__It’s up to us. Let’s move quickly.
As some of you know, I just returned from the World Bank/IMF annual meeting in Bali, Indonesia where I spoke on a panel about emerging technologies and how they will impact peoples’ lives in every way, especially in poorer countries around the world. You all already know: Jobs will be lost. Lots of them. But, jobs will also be created…
How many? That is up to our own planning and vision — as businesses, governments and civil society, as well as researchers, inventors, and you… Yes, there will be winners and also some losers (especially those who don’t plan ahead). One reason I still have this FB platform is because I want all of you, and all of Africa, to emerge as winners in the digital age they now call the Fourth Industrial Revolution.
__”What is in your hand?” You know you will never stop hearing me ask this.
A few days ago, I published an op-ed [an article expressing an editorial opinion] about something I deeply believe in: Africa’s great entrepreneurial talent. If we can truly unleash Africa’s entrepreneurial spirit, we can lead the world in pioneering technology-fueled inclusive growth, and more. I will give you a link to the op-ed below and share some of it here.
As most of you know, I am co-chairing the Pathways for Prosperity: Commission for Technology and Inclusive Development, with Melinda Gates and Indonesia’s Finance Minister Sri Mulyani Indrawati. Both of them participated in the panel on “harnessing technology for inclusive growth” earlier this week, alongside me and several others.
At the Commission we’re working to provide developing countries, in particular, with positive ideas and practical tools to prepare and plan ahead for the revolutionary changes that new technologies are already unleashing throughout the world. We want to hear from you, too. Here’s a link for the Senior Class to a new report: “Charting Pathways for Inclusive Growth: From Paralysis to Preparation”… https://
If our African governments put the right polices in place, including educational curricula and skills training for all ages that prepare our people for the jobs of the future, I am convinced more than ever that we can compete with any region in the world. But we must move quickly.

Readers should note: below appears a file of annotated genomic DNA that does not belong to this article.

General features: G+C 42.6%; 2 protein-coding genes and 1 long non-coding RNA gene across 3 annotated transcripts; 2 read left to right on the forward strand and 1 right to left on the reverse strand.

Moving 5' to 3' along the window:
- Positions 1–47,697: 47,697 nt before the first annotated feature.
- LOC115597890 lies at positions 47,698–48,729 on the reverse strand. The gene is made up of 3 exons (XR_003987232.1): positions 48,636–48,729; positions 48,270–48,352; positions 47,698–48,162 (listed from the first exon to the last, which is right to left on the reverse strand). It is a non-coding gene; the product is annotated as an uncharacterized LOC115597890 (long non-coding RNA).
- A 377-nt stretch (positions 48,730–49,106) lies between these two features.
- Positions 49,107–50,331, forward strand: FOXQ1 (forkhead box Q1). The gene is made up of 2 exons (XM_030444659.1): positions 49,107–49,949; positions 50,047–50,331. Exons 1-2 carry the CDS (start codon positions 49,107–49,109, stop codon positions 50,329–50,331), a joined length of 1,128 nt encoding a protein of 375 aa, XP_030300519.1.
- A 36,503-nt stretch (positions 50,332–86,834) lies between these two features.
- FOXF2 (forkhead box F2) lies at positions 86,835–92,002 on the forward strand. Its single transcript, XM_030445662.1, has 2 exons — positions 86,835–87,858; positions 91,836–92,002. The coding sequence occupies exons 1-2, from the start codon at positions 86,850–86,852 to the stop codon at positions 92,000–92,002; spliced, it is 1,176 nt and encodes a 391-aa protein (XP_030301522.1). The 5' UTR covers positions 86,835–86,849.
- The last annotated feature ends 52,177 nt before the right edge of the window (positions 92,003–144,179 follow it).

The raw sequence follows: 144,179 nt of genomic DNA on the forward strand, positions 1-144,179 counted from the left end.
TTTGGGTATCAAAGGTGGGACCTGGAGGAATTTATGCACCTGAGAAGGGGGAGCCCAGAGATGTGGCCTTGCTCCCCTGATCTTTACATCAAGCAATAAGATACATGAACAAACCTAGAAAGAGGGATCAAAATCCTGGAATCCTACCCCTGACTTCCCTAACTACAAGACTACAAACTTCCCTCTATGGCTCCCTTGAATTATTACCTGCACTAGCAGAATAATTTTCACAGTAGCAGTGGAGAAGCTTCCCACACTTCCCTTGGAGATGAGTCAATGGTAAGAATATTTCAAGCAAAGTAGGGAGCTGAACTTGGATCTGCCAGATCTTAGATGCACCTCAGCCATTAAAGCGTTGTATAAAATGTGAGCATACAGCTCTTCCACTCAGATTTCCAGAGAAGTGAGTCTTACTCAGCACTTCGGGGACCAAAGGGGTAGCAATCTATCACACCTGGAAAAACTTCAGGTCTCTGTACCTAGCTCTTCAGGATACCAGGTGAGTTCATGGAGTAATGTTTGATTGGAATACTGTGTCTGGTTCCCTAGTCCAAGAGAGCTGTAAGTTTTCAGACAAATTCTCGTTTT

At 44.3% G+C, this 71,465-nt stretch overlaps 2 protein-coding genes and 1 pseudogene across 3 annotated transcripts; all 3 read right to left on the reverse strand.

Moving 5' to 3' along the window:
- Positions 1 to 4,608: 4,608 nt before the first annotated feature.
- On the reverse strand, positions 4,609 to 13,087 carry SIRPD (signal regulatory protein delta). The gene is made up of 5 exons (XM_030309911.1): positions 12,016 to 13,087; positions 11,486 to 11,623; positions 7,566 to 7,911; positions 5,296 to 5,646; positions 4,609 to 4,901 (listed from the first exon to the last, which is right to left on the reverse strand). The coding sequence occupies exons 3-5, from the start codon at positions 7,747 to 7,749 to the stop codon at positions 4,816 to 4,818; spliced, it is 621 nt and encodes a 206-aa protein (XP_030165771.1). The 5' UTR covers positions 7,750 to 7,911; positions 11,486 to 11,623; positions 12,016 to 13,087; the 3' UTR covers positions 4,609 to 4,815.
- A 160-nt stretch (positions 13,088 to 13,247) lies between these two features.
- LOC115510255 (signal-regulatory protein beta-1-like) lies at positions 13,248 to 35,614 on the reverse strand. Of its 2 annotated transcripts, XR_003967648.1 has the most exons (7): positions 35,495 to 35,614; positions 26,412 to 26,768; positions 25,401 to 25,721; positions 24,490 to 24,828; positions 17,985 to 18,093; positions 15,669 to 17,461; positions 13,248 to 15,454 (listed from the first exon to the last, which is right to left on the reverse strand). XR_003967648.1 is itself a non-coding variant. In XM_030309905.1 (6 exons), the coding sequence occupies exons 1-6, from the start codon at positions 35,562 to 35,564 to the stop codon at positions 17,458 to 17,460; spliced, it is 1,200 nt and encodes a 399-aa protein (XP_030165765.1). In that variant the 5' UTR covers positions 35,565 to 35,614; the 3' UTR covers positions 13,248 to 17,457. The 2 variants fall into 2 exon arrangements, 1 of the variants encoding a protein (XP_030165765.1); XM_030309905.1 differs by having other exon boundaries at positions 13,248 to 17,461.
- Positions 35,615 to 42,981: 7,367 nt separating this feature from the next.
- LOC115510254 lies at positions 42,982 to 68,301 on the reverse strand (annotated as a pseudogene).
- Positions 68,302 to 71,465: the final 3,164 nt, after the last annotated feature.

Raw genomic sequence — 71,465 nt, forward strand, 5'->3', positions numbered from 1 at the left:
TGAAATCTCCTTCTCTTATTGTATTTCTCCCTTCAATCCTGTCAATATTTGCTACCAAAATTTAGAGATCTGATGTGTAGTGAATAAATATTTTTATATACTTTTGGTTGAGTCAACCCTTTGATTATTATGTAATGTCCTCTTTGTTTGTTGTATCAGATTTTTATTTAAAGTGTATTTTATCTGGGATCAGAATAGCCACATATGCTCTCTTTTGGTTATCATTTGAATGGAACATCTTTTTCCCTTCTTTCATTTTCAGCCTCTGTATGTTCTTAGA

One key area of research is how to raise value from agriculture – using advances in data analytics, biotechnology and communications to improve farm yields and logistics.
Most of you know that at least 60% of Africans live in rural areas and most depend on agriculture for their very survival. I started the current #Re-ImagineRural series with that thought in mind and also because I passionately believe its huge potential.
I am not alone in believing that agriculture is one of the key frontiers for African entrepreneurs. We’re seeing, for instance, an exciting range of “precision agriculture” apps being pioneered in places like South Africa, Kenya, Ghana and Nigeria.
__Are there any such innovations in your countries?
If we seize the day, the possibilities opening up right now through digital communications, artificial intelligence, enhanced data management and other technologies are limitless.
The Pathways Commission is eager to hear new evidence and ideas, and learn from the voices and visions of entrepreneurs like you on this platform:
__How can technology be a force for good to enhance equality and prosperity in Africa, and other parts of the world?
Please do your homework and help us get the conversation going… in your communities, schools, universities, innovation hubs, workplaces, churches, mosques, local and national governments, and across the continent.
What are the most promising ways that new technologies can help us build Africa’s century? Are we prepared? What needs to be done, by whom, where and how?
“When” is not the question. The time is now.
To be continued. . .